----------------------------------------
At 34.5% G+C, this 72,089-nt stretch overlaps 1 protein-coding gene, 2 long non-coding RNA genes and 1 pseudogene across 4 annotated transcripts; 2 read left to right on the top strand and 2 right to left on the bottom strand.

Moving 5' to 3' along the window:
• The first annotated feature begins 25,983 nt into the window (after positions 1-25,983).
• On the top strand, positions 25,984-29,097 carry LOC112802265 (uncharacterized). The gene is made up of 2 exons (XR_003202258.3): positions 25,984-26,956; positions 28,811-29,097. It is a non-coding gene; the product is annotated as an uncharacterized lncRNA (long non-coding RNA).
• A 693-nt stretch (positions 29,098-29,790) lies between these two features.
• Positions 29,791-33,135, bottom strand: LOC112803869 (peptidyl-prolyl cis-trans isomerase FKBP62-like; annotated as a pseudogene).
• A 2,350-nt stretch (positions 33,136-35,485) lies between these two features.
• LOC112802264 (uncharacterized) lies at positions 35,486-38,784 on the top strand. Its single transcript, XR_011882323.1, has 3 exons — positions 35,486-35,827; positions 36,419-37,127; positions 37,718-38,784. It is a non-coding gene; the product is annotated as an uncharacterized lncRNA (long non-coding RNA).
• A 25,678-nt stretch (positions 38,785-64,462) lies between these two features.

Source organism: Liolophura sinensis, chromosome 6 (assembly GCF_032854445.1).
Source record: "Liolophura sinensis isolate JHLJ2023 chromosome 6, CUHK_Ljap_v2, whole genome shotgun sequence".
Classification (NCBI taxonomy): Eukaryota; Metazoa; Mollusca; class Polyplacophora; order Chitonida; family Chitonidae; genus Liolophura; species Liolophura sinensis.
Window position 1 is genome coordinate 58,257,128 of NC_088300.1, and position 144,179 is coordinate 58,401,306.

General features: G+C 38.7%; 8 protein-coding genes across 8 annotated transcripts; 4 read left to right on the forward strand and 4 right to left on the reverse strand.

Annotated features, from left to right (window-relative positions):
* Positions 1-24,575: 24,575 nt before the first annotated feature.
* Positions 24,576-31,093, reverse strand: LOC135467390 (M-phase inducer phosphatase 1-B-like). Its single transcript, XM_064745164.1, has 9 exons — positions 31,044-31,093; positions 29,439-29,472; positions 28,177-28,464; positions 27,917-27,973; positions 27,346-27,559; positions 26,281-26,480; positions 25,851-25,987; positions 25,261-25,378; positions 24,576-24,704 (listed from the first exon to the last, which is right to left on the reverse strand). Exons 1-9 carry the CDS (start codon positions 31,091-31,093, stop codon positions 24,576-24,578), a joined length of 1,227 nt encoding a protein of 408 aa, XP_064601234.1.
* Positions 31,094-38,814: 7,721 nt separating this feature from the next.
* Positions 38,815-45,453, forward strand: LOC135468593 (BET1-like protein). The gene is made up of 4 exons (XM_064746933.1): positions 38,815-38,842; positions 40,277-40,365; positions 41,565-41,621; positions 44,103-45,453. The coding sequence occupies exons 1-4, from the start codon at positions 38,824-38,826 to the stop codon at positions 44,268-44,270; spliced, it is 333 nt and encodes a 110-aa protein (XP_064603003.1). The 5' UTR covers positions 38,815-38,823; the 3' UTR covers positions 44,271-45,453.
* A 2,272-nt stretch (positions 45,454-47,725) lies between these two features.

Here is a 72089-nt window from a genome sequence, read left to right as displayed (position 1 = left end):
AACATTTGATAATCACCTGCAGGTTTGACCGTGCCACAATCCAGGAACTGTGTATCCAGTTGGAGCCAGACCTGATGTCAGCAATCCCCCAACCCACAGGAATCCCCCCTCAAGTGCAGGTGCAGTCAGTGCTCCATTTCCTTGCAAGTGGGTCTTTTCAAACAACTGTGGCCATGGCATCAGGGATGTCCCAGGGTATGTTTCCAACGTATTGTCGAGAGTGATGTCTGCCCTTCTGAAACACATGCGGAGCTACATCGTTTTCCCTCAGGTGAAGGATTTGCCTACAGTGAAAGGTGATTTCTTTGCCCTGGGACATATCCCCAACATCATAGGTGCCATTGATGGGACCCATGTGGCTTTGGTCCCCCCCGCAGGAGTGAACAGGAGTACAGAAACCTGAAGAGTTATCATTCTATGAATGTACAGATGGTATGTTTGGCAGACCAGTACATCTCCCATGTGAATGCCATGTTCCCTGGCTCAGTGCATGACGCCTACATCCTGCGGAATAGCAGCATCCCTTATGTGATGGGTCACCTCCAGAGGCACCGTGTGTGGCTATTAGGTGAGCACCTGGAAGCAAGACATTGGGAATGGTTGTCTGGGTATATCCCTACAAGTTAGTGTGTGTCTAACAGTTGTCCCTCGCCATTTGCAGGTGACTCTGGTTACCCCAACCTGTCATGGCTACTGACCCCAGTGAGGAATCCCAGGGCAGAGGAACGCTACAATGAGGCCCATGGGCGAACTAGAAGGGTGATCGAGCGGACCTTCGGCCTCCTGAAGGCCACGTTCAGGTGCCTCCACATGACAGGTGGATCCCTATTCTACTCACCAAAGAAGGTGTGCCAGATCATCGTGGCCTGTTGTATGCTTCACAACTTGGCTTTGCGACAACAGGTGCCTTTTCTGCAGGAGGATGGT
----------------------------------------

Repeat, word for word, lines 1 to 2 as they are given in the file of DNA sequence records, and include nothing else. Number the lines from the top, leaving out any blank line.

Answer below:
At 34.5% G+C, this 72,089-nt stretch overlaps 1 protein-coding gene, 2 long non-coding RNA genes and 1 pseudogene across 4 annotated transcripts; 2 read left to right on the top strand and 2 right to left on the bottom strand.

Moving 5' to 3' along the window: